Appealed From No. 95-CIV-356. Common Pleas Court of the County of Lackawanna. Judge COTTONE.
Before: Honorable Joseph T. Doyle, Judge, Honorable Bonnie Brigance Leadbetter, Judge, Honorable Charles P. Mirarchi, Jr., Senior Judge. Opinion BY Judge Doyle.
The opinion of the court was delivered by: Doyle
Michael J. Duffy (Duffy) appeals an order of the Court of Common Pleas of Lackawanna County (Common Pleas) denying Duffy's statutory appeal from a one-year suspension of his operating privileges imposed by the Department of Transportation (DOT) pursuant to what is known as the Implied Consent Law. *fn1
On December 10, 1994, Trooper Kaye, of the Pennsylvania State Police, was called to the scene of a motor vehicle accident. When Trooper Kaye reached the scene of the accident, all the parties to the accident had already been transported to the hospital. Trooper Kaye conducted an investigation and, as part of his investigation, interviewed Ted Vanbusker, a witness at the scene of the accident.
Vanbusker told Trooper Kaye that he went to the assistance of the people involved in the accident and "he identified the operator of the light brown pick-up truck as a white male approximately 40 years old with a moustache." (Notes of Testimony (N.T.) at 5; (Reproduced Record (R.R.) at 51(a)). Patrolman Hickey of the Scranton Police Department gave Trooper Kaye a written statement that he took from another witness, Tim Langan. Langan's statement indicated that the driver of the pick-up truck wore a "jean type jacket on a red sweat hood." (N.T. at 7; R.R. at 53(a)).
After completing his investigation at the scene, Trooper Kaye went to the hospital to interview the parties to the accident. The first person Trooper Kaye interviewed was Duffy who was dressed in a red hooded sweatshirt and a jean jacket. Duffy had a moustache and when the Trooper asked Duffy how old he was, Duffy said he was forty. Trooper Kaye noticed that Duffy's eyes were bloodshot and glassy, his speech was slurred, and he was swaying. Moreover, Duffy had a heavy odor of alcohol on his breath.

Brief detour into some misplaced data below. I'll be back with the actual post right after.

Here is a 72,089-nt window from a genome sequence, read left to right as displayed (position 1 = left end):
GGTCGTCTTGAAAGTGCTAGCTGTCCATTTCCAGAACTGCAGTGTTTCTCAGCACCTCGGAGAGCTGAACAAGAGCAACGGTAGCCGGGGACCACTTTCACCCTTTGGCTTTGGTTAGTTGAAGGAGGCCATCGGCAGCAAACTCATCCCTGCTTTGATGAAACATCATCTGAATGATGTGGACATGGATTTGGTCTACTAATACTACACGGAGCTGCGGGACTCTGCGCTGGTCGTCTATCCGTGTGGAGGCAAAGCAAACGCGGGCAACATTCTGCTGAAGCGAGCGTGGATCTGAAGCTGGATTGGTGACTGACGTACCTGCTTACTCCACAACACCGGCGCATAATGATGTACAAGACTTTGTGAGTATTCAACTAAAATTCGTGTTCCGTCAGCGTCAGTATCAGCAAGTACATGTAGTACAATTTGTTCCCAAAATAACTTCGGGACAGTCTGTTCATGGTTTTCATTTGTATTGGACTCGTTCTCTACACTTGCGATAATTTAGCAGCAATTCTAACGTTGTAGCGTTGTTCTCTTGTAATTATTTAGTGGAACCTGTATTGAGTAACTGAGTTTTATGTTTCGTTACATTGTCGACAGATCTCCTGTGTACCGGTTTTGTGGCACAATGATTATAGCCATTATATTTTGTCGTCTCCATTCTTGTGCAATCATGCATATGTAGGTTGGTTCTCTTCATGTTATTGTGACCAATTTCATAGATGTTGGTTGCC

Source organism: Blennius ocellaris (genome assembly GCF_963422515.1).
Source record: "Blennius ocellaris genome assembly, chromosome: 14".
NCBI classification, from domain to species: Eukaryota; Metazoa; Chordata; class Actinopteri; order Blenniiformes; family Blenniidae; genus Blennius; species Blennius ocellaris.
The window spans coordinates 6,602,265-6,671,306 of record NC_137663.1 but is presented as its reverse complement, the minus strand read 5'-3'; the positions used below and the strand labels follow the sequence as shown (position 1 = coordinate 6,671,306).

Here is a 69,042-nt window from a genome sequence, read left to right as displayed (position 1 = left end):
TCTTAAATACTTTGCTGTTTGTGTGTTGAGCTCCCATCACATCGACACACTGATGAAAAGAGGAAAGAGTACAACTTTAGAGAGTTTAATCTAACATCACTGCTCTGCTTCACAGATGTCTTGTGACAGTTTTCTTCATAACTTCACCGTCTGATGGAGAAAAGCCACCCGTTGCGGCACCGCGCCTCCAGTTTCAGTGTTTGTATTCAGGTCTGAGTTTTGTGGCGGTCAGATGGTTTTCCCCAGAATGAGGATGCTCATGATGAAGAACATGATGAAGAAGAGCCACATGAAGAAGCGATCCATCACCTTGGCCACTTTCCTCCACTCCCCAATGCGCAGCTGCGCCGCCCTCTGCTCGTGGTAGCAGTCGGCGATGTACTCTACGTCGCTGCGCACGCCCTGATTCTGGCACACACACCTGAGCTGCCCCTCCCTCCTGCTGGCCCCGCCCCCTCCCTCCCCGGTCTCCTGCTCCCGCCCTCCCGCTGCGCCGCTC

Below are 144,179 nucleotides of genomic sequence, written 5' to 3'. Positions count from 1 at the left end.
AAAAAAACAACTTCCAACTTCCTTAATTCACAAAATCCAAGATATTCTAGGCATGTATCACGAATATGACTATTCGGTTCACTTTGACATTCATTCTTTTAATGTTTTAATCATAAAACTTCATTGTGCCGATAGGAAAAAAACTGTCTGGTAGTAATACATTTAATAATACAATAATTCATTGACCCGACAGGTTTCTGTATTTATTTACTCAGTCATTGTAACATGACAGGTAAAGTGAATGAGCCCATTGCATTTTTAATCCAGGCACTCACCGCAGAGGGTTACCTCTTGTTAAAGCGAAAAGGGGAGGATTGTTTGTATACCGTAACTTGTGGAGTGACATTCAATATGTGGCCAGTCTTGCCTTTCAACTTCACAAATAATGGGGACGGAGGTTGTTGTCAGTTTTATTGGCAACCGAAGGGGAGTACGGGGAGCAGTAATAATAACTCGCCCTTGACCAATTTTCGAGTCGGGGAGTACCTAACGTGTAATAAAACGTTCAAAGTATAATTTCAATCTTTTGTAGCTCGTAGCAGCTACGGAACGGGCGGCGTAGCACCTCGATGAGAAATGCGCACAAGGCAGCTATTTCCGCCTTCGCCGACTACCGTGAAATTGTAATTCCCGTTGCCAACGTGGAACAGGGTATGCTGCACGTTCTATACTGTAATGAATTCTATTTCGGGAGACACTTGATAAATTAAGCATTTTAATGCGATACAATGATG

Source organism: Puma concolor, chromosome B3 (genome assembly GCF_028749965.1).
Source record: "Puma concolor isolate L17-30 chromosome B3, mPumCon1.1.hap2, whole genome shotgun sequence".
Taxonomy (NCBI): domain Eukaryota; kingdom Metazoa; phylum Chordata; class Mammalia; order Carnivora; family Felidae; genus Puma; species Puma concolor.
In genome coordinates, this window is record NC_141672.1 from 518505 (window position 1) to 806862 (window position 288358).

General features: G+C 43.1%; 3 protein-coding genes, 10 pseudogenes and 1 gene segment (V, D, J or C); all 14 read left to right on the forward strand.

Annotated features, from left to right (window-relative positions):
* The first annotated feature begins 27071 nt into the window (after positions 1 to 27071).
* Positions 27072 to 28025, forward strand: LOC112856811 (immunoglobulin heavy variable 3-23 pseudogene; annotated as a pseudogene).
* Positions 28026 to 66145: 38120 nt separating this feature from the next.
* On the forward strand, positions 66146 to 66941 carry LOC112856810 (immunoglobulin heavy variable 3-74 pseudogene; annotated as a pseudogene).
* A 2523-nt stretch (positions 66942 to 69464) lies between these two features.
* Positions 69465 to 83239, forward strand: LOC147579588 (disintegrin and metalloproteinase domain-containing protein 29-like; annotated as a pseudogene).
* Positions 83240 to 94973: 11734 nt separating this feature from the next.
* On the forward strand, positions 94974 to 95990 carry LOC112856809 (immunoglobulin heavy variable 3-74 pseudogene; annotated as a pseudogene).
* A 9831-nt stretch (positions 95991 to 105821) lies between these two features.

Trooper Kaye then asked Duffy if Duffy had been driving one of the vehicles involved in the accident. Duffy replied that he had not been driving. Duffy told Trooper Kaye that an unknown third party had been driving the vehicle, and that he did not know anything about the unknown third party driver. Trooper Kaye then informed Duffy that he had reason to believe that Duffy was the operator of the vehicle and placed Duffy under arrest for driving under the influence of alcohol. He read Duffy the implied consent warnings and asked him to submit to a chemical test of his blood alcohol. Duffy refused. DOT then suspended Duffy's operating privileges and Duffy appealed to Common Pleas.
At Duffy's hearing in Common Pleas, Duffy's counsel made a hearsay objection to Trooper Kaye's testimony concerning what witnesses at the scene had told him about the description of the driver. That objection was sustained and, as a result, Common Pleas upheld Duffy's appeal on the basis that DOT had failed to prove that Trooper Kaye had a reasonable basis for believing that Duffy was driving under the influence of alcohol. DOT appealed to this Court which vacated the order of the Common Pleas Court and remanded for the purpose of allowing Trooper Kaye to testify regarding information he received from others in order to establish he had a reasonable basis for his belief that Duffy was the driver of one of the vehicles. Duffy v. Department of Transportation, Bureau of Driver Licensing ( No. 1181 C.D. 1995, filed March 28, 1996).
On remand, Trooper Kaye testified regarding what he had been told by Vanbusker and what he read in the statement of the witness taken by Patrolman Hickey. After hearing this testimony, Common Pleas concluded that Trooper Kaye had a reasonable basis for suspecting that Duffy was driving one of the vehicles involved in the accident and denied Duffy's appeal. This appeal followed.
To sustain Duffy's suspension, DOT has the burden to prove four elements: (1) the licensee was arrested for driving under the influence by a police officer who had reasonable grounds to believe that the licensee was in operation or in actual physical control of the movement of a motor vehicle while under the influence of alcohol or a controlled substance; (2) the licensee was requested to submit to a chemical test; (3) the licensee refused to do so; and (4) the licensee was specifically warned that a refusal to submit to the chemical test would result in the suspension of his operating privilege. Department of Transportation, Bureau of Driver Licensing v. Scott, Pa. , 684 A.2d 539 (1996); Department of Transportation, Bureau of Driver Licensing v. Ingram, 538 Pa. 236, 648 A.2d 285 (1994); Department of Transportation, Bureau of Traffic Safety v. O'Connell, 521 Pa. 242, 555 A.2d 873 (1989).
Duffy concedes that DOT met its burden of proof with regard to the last three elements above. However, Duffy argues that admission of the witness statements proffered by DOT to meet its burden of proving the first element, i.e., the police officer's reasonable belief, was error. Second, Duffy argues that Common Pleas erred by ...